“Burnt her inside out.” This is a very clever device used. It shapes the audiences response as we feel sympathy for her and all the oppressed victims of society and therefore look badly upon capitalism as that is what had caused this. It is a contrast with Mr. Birlings long drawn out speeches at the beginning of act1. Secondly he uses silence, he has a “…disconcerting habit of looking hard at the person he addresses before actually speaking.” This is rather communication rather than language but acts in the same way. Lastly he is rude and impertinent as Sybil and Arthur find him very offensive because of this manner and language he uses.
The significance of the lighting being pink at the start of the play, signifies the room being a cosy place and a close family get together. A very warm, pleasant environment. Priestly, by making the light brighter and harder when the Inspector walks in wants to firstly show the importance of this character and show how the mood has changed. From this cosy, warm environment it has changed to bright and hard environment which demonstrates that the ‘spotlight’ is being put on the family and that they are now under interrogation and the truth being revealed and is coming out in the open, signifying the bright light.
The use of the doorbell interrupting Mr. Birlings speech is a signal from Priestly that he completely disagreed with everything that Mr. Birling said. It immediately cuts of Mr. Birling so as to mean that what he is talking about is nonsense. Mr. Birling says before the Inspector actually rings the bell “when things are so much easier, is that a man has to make his own way, has to look after himself and his family too, of course, when he has one – and so long as he does that he won’t come to much harm.” This is all proven to be, ironically, very wrong. The total opposite of what he is saying is right. They all realise this when the Inspector leaves them all as what has been revealed that night is good evidence against all that Mr. Birling says. Relating back to Priestly being an anti-Capitalist, Priestly wants to show that these Capitalists ideas of Mr. Birlings are very immoral and that the Socialist ideas should be adopted.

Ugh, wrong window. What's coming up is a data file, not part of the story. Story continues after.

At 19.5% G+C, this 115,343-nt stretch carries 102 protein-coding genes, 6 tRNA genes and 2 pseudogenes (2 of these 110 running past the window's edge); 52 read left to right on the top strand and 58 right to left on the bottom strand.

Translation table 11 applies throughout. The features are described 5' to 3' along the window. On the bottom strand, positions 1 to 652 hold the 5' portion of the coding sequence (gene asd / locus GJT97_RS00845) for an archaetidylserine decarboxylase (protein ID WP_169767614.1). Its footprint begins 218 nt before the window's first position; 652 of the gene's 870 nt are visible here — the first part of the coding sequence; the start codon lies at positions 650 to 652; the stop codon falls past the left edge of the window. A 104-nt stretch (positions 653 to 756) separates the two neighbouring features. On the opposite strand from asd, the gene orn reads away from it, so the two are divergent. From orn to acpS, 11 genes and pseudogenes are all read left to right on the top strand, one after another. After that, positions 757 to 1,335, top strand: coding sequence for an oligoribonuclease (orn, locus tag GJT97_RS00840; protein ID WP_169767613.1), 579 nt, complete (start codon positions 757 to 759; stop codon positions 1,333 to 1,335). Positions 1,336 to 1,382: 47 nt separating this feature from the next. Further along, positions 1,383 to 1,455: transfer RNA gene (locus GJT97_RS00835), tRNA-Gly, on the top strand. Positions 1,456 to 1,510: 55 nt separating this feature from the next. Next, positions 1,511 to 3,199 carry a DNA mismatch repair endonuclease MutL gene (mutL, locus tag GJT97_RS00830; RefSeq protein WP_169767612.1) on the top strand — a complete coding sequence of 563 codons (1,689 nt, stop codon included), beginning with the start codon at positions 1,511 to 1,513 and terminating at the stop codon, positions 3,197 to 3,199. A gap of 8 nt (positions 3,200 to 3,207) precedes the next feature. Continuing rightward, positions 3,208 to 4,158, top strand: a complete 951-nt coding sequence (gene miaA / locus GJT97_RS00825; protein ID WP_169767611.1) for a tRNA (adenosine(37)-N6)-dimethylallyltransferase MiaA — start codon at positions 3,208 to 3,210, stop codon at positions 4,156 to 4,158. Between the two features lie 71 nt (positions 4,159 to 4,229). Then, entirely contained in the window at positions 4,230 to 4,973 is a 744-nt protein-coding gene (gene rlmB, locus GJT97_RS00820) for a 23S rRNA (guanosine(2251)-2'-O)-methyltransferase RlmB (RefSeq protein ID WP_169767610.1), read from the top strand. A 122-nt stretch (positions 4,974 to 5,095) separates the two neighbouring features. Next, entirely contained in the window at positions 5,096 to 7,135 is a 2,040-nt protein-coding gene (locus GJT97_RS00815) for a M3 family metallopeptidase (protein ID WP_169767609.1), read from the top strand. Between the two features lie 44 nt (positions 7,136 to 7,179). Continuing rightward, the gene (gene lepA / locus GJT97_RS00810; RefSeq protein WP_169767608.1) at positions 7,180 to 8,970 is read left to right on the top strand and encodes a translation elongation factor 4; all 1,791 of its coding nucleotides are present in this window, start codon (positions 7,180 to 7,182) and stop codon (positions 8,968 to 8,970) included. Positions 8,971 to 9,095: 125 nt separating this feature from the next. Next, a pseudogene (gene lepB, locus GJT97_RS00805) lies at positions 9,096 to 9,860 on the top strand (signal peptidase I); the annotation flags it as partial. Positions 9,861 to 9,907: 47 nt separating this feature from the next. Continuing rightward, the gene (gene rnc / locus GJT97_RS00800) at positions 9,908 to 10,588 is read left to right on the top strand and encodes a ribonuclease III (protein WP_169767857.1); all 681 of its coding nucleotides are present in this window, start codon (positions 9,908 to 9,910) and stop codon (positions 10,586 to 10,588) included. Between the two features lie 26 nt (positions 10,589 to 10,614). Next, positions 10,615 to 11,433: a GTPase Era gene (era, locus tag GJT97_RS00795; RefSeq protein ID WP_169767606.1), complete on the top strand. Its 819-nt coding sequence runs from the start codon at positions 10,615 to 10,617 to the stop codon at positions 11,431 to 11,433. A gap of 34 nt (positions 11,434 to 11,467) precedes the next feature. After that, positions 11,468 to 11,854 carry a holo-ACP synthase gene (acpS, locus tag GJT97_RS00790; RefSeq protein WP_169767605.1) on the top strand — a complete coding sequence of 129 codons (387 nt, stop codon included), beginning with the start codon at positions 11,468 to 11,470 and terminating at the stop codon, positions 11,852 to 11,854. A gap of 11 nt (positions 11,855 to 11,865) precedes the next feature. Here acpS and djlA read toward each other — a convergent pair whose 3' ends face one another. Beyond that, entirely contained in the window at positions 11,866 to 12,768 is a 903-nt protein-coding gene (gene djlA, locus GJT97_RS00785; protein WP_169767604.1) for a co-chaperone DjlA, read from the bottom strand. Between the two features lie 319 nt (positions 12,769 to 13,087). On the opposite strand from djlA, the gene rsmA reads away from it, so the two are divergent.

Introducing a new major character startles all the previous characters as they think that they are just going to have a family get-together. It builds tension in the room and raises lots of questions. Also it, in a way, splits up the family as they are interrogated one by one thus can’t argue as a family but individually. They are all singled out. The character of Mr. Birling is most shocked at the revelation of a police inspector walking into his front room. Differences between the characters could immediately be seen.
The Inspector was very calm, collected and organised. Mr. Birling was talking as though he was going to be arrested for the death of Eva Smith. He was not talking calmly but almost arguing with the calm Inspector that it was not his fault for the suicide. Mr. Birling was very guarded about the situation like the Inspector in fact. This is very ironic as the person interrogating is as protective as the one being interrogated. Almost as if they both know but are not sure what the other person knows or is going to say.